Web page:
Both Samsung Electronics and China’s Huawei Technologies Co. have delivered a new twist on a familiar product—foldable screen smartphones—within days of one another.
Samsung unveiled the industry’s first mainstream foldable phone, the Galaxy Fold, on February 20, reports The Wall Street Journal. The company’s design offers a dramatic change to a longstanding design and solves one of the industry’s greatest puzzles—creating a tablet-sized phone that contains a glass display that can bend in half.
While Samsung solved the puzzle, the Galaxy Fold can close like a wallet and fit into a user’s hand, pocket or purse, the convenience comes with a significant price tag. The foldable smartphone will cost $1,980 when it’s released on April 26–$500 more than the most expensive Apple iPhone, according to The Wall Street Journal. The Galaxy Fold comprises six cameras, can operate three apps at once and measures 7.3 inches diagonally when it is opened. The phone also contains a second display on the phone’s exterior so users can do other tasks like check their emails.
D.J. Koh, head of Samsung mobile, said the Galaxy Fold is the solution to everyone who believes that innovation within the industry is at a standstill and the market is saturated.
“We’re here to prove them wrong,” he said.
A few days after Samsung had its big reveal, Huawei announced its new foldable device, the Mate X. The China-based company’s smartphone features a single-wide screen that folds in half when it is closed, according to The Wall Street Journal. Similarly to the Galaxy Fold, the Mate X will operate in “folded” and “unfolded” mode, run more than one app at a time and will be compatible with the anticipated 5G networks. Another similarity Mate X shares with the Galaxy Fold is a hefty price tag—the device will cost $2,600.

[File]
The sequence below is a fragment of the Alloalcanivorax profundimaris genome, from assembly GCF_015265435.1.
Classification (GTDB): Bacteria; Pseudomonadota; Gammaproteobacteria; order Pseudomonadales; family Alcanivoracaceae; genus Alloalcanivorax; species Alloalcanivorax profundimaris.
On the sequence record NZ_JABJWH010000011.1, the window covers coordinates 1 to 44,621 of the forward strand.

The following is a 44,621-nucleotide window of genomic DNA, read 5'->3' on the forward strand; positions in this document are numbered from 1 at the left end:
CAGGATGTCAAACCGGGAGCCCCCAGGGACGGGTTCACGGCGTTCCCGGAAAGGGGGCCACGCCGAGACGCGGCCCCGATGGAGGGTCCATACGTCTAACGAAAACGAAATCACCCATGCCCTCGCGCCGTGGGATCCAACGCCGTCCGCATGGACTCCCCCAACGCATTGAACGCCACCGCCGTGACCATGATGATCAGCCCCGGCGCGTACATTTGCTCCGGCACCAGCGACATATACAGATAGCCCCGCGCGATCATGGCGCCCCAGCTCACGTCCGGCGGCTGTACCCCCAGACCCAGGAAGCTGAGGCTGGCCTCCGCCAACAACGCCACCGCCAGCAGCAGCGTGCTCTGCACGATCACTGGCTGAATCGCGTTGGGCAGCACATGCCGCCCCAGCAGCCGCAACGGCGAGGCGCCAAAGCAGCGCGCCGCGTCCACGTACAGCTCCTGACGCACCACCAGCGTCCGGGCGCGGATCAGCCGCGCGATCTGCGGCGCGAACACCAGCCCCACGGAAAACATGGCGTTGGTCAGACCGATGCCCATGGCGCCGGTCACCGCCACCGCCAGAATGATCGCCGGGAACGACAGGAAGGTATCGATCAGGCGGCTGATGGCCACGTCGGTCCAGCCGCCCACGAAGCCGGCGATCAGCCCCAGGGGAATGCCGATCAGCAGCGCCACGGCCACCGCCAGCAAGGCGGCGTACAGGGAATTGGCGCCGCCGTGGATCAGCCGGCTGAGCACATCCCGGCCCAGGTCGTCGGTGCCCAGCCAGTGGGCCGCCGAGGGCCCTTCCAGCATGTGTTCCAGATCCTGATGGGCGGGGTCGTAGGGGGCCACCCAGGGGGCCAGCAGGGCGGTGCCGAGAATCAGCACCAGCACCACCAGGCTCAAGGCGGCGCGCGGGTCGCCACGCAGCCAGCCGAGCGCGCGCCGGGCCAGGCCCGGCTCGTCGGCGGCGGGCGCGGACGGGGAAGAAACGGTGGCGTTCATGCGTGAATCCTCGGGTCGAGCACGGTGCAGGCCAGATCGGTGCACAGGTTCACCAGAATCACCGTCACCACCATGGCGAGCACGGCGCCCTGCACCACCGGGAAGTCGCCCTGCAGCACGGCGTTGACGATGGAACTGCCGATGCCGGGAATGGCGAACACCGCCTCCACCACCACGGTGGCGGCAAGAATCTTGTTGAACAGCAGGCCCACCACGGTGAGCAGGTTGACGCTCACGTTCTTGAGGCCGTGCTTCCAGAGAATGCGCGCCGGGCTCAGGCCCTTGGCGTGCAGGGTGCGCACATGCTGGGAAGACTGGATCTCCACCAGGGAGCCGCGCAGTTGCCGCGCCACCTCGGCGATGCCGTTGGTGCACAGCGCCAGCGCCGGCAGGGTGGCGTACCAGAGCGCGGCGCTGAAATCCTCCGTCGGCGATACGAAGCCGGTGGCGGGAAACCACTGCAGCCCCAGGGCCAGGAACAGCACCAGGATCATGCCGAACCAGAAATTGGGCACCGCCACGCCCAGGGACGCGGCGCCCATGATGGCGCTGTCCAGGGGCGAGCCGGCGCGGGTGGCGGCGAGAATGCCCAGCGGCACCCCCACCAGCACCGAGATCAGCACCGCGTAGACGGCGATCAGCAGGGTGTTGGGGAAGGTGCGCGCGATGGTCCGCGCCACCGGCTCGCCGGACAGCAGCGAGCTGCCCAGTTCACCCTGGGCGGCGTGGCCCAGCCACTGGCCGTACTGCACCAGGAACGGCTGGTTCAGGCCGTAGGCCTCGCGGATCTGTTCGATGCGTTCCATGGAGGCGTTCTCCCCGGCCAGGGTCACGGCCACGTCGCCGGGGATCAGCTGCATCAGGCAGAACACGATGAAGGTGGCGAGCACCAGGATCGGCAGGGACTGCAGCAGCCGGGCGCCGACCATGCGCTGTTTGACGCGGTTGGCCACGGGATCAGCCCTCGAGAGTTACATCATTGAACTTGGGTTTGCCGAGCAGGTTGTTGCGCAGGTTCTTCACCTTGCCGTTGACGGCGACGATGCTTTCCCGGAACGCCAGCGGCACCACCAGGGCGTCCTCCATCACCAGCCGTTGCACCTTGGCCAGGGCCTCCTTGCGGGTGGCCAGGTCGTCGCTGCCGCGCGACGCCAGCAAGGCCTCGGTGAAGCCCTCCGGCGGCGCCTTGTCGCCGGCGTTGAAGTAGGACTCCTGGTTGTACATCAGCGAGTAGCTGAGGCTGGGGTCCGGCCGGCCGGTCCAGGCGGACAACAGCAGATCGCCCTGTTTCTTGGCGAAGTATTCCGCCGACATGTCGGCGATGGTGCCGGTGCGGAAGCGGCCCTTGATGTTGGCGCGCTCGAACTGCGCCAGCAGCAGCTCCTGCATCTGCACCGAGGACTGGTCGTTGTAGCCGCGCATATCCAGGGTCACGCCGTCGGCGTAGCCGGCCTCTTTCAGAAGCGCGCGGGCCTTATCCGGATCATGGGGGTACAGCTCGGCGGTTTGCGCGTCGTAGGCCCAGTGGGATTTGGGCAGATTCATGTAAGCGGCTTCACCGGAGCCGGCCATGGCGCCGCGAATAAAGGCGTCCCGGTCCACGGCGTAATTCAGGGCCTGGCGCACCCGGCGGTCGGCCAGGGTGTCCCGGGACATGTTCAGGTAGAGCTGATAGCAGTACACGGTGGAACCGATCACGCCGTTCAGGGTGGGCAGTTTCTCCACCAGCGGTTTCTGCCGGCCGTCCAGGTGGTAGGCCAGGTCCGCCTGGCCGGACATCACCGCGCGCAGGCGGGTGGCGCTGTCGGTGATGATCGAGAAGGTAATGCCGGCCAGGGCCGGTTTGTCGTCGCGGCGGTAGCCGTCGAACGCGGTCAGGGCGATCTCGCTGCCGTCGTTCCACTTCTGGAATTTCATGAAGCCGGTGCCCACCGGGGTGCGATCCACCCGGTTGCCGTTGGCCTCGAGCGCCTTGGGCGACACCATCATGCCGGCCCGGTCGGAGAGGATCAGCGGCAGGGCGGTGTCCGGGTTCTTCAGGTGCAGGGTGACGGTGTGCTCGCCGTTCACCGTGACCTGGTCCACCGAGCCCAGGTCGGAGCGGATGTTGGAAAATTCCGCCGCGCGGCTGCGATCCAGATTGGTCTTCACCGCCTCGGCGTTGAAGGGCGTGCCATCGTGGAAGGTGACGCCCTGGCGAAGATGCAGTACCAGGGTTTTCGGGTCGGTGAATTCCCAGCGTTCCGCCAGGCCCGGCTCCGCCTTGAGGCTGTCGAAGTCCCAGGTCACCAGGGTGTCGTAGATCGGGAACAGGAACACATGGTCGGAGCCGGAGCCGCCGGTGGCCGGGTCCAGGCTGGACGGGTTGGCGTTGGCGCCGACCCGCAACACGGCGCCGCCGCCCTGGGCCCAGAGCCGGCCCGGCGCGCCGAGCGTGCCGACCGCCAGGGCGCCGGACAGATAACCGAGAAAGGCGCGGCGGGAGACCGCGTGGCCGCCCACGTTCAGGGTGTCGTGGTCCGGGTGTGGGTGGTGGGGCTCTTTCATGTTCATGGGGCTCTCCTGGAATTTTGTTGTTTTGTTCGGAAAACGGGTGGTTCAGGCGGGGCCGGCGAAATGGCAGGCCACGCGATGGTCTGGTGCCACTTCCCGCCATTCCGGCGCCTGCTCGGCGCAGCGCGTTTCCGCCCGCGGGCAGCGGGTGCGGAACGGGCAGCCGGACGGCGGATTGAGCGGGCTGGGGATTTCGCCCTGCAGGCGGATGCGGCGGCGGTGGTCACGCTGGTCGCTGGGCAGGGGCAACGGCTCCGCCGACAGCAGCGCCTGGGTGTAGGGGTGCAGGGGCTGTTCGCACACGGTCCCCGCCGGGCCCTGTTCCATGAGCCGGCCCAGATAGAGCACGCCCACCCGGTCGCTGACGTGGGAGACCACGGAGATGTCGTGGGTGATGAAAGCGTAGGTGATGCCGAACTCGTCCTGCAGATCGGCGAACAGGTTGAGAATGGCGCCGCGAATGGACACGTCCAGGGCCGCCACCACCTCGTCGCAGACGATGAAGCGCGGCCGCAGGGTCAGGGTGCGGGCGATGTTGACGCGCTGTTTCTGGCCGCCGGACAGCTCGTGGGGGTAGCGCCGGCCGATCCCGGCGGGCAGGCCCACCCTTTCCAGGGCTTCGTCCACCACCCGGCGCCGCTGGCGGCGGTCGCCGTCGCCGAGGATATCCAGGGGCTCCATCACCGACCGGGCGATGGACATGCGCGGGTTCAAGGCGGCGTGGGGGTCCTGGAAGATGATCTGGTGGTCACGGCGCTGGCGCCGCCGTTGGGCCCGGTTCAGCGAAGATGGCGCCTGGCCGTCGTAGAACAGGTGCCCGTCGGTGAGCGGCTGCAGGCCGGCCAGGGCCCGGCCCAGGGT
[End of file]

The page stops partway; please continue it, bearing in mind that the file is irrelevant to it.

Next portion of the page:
“There’s so much technology and innovation here,” Huawei head of consumer devices Richard Yu said in defense of the price.
Between the Galaxy Fold and the Mate X, the former is most likely to gain more traction in the United States. Currently, the U.S. government deems Huawei a security threat and believes its telecom equipment could be used for cyber-espionage, according to The Wall Street Journal. Telecom carriers have kept their distance from Huawei’s devices and the company had just about given up on the U.S. market. However, Huawei vehemently denies it is any kind of security threat to the U.S.
Huawei unveiled the Mate X prior to the Mobile World Conference in Barcelona. During Yu’s 30-minute presentation, comparisons to the Galaxy Fold arose. Yu pointed out that Huawei’s device is thinner than Samsung’s and its screen will be slightly larger when opened. However, while Samsung offered a concrete release date for the Galaxy Fold, Huawei was not as forthcoming about when the Mate X will be available. Yu pointed to the middle of the year as potential roll out date—pending the 5G networks rollout. Additionally, the Mate X will feature a single screen that closes into two, as opposed to the Galaxy Fold, which has two separate screens.
“This product is quite ambitious to me,” Mo Jia, an analyst at market research firm Canalys told The Wall Street Journal. “It perfectly showcases Huawei’s technological research power against its competitors.”
“This will catapult Huawei to a true leader in smartphones, proving themselves to be worthy of comparison to Apple and Samsung,” added Wayne Lam, an analyst at consulting firm IHS Markit.